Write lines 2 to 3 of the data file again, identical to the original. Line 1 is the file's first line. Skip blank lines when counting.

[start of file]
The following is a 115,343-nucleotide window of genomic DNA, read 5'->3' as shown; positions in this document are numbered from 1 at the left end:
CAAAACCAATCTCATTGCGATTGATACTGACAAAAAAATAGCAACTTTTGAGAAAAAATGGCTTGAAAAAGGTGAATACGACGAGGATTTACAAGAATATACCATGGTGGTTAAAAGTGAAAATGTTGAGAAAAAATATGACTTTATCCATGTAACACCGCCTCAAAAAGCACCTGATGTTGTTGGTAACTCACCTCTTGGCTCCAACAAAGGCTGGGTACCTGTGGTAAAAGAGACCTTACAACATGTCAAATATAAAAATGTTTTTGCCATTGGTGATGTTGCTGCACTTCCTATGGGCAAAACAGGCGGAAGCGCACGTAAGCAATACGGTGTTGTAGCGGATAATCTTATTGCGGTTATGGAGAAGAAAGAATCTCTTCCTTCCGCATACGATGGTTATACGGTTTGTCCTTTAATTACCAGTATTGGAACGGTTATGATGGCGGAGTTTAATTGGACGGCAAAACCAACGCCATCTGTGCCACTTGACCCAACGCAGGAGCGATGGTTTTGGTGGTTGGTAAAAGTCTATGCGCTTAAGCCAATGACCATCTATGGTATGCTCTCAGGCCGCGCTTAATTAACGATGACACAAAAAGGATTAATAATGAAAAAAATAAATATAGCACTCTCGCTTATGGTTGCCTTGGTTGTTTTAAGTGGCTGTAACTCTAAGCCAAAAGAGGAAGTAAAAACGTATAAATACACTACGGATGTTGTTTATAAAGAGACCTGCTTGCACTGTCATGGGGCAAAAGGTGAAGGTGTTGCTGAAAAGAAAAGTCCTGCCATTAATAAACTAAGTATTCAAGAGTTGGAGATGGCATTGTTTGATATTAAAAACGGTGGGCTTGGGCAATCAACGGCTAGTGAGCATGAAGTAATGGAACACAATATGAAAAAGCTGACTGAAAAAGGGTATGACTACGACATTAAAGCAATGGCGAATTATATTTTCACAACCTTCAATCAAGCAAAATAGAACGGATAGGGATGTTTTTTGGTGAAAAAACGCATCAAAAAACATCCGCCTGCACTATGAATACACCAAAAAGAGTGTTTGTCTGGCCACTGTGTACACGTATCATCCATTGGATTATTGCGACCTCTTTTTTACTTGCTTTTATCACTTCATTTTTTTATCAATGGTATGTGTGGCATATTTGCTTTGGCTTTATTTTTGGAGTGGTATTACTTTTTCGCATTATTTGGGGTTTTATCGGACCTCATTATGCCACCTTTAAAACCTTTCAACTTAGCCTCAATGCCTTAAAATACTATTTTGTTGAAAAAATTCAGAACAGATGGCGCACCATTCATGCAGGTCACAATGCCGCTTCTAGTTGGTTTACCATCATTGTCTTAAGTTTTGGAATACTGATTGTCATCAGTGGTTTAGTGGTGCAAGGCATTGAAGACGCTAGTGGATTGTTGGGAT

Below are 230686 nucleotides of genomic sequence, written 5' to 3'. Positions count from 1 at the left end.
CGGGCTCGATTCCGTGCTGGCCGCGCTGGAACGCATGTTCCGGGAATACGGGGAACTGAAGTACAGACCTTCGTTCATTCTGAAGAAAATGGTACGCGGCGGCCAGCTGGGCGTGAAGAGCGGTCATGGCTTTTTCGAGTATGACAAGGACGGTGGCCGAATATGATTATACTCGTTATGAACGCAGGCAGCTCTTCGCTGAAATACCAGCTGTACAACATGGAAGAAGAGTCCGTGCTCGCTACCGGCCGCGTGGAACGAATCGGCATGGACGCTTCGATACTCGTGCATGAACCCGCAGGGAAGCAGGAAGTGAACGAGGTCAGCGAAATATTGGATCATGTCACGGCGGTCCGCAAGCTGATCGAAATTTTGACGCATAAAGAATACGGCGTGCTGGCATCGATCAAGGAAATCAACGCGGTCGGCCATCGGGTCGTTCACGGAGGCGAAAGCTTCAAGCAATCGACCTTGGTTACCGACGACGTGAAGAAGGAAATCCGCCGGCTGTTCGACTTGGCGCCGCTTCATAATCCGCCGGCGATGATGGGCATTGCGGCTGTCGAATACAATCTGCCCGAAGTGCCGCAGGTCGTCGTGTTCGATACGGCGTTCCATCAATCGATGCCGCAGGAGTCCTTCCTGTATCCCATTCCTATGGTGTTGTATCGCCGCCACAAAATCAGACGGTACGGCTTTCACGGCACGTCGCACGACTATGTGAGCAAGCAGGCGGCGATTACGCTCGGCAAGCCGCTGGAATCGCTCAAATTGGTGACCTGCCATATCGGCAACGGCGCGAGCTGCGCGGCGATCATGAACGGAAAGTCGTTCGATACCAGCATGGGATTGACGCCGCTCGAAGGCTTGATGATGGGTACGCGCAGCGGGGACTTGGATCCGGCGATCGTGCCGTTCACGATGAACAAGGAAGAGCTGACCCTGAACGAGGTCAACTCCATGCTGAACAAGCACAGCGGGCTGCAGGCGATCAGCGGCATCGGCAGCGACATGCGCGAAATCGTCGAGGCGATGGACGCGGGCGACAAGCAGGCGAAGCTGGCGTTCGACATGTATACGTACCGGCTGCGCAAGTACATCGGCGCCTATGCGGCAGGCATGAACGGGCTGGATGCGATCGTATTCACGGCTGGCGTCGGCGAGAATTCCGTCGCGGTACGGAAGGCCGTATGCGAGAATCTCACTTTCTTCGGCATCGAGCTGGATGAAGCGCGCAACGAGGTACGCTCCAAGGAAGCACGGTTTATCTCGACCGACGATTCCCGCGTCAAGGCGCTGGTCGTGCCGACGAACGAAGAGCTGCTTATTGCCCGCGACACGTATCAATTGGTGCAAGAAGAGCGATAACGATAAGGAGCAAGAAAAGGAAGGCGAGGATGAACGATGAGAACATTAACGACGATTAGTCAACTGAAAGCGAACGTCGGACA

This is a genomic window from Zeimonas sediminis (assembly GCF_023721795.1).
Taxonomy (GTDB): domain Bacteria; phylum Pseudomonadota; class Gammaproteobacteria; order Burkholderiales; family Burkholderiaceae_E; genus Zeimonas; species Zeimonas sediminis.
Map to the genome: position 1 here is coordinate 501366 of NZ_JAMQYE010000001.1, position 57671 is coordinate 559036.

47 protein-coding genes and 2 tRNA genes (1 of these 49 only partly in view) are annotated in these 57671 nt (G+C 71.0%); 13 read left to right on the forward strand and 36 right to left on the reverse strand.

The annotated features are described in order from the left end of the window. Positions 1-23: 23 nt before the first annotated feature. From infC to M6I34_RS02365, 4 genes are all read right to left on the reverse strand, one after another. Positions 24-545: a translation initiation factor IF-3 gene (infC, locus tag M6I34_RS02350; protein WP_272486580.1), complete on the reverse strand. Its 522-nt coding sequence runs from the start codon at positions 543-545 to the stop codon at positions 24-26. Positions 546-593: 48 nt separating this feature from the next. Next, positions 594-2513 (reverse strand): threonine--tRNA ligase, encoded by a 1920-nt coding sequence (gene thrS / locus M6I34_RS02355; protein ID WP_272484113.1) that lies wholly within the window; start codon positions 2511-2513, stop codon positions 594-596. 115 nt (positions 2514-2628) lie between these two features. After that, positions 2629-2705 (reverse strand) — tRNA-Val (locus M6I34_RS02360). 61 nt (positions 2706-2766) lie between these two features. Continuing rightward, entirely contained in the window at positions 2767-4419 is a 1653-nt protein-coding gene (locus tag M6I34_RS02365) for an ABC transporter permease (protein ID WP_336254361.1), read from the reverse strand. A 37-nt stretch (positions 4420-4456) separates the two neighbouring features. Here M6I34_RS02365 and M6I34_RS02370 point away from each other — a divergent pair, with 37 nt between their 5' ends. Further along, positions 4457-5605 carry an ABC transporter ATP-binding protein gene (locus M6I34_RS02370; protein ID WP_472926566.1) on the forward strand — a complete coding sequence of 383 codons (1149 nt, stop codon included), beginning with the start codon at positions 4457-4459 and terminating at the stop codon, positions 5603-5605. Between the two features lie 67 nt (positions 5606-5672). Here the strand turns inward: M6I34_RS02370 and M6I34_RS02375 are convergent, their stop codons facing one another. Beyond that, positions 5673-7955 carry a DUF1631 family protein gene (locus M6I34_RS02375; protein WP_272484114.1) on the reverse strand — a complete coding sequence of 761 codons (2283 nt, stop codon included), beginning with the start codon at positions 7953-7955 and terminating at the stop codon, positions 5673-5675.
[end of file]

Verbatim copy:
CAAAACCAATCTCATTGCGATTGATACTGACAAAAAAATAGCAACTTTTGAGAAAAAATGGCTTGAAAAAGGTGAATACGACGAGGATTTACAAGAATATACCATGGTGGTTAAAAGTGAAAATGTTGAGAAAAAATATGACTTTATCCATGTAACACCGCCTCAAAAAGCACCTGATGTTGTTGGTAACTCACCTCTTGGCTCCAACAAAGGCTGGGTACCTGTGGTAAAAGAGACCTTACAACATGTCAAATATAAAAATGTTTTTGCCATTGGTGATGTTGCTGCACTTCCTATGGGCAAAACAGGCGGAAGCGCACGTAAGCAATACGGTGTTGTAGCGGATAATCTTATTGCGGTTATGGAGAAGAAAGAATCTCTTCCTTCCGCATACGATGGTTATACGGTTTGTCCTTTAATTACCAGTATTGGAACGGTTATGATGGCGGAGTTTAATTGGACGGCAAAACCAACGCCATCTGTGCCACTTGACCCAACGCAGGAGCGATGGTTTTGGTGGTTGGTAAAAGTCTATGCGCTTAAGCCAATGACCATCTATGGTATGCTCTCAGGCCGCGCTTAATTAACGATGACACAAAAAGGATTAATAATGAAAAAAATAAATATAGCACTCTCGCTTATGGTTGCCTTGGTTGTTTTAAGTGGCTGTAACTCTAAGCCAAAAGAGGAAGTAAAAACGTATAAATACACTACGGATGTTGTTTATAAAGAGACCTGCTTGCACTGTCATGGGGCAAAAGGTGAAGGTGTTGCTGAAAAGAAAAGTCCTGCCATTAATAAACTAAGTATTCAAGAGTTGGAGATGGCATTGTTTGATATTAAAAACGGTGGGCTTGGGCAATCAACGGCTAGTGAGCATGAAGTAATGGAACACAATATGAAAAAGCTGACTGAAAAAGGGTATGACTACGACATTAAAGCAATGGCGAATTATATTTTCACAACCTTCAATCAAGCAAAATAGAACGGATAGGGATGTTTTTTGGTGAAAAAACGCATCAAAAAACATCCGCCTGCACTATGAATACACCAAAAAGAGTGTTTGTCTGGCCACTGTGTACACGTATCATCCATTGGATTATTGCGACCTCTTTTTTACTTGCTTTTATCACTTCATTTTTTTATCAATGGTATGTGTGGCATATTTGCTTTGGCTTTATTTTTGGAGTGGTATTACTTTTTCGCATTATTTGGGGTTTTATCGGACCTCATTATGCCACCTTTAAAACCTTTCAACTTAGCCTCAATGCCTTAAAATACTATTTTGTTGAAAAAATTCAGAACAGATGGCGCACCATTCATGCAGGTCACAATGCCGCTTCTAGTTGGTTTACCATCATTGTCTTAAGTTTTGGAATACTGATTGTCATCAGTGGTTTAGTGGTGCAAGGCATTGAAGACGCTAGTGGATTGTTGGGAT

Below are 230686 nucleotides of genomic sequence, written 5' to 3'. Positions count from 1 at the left end.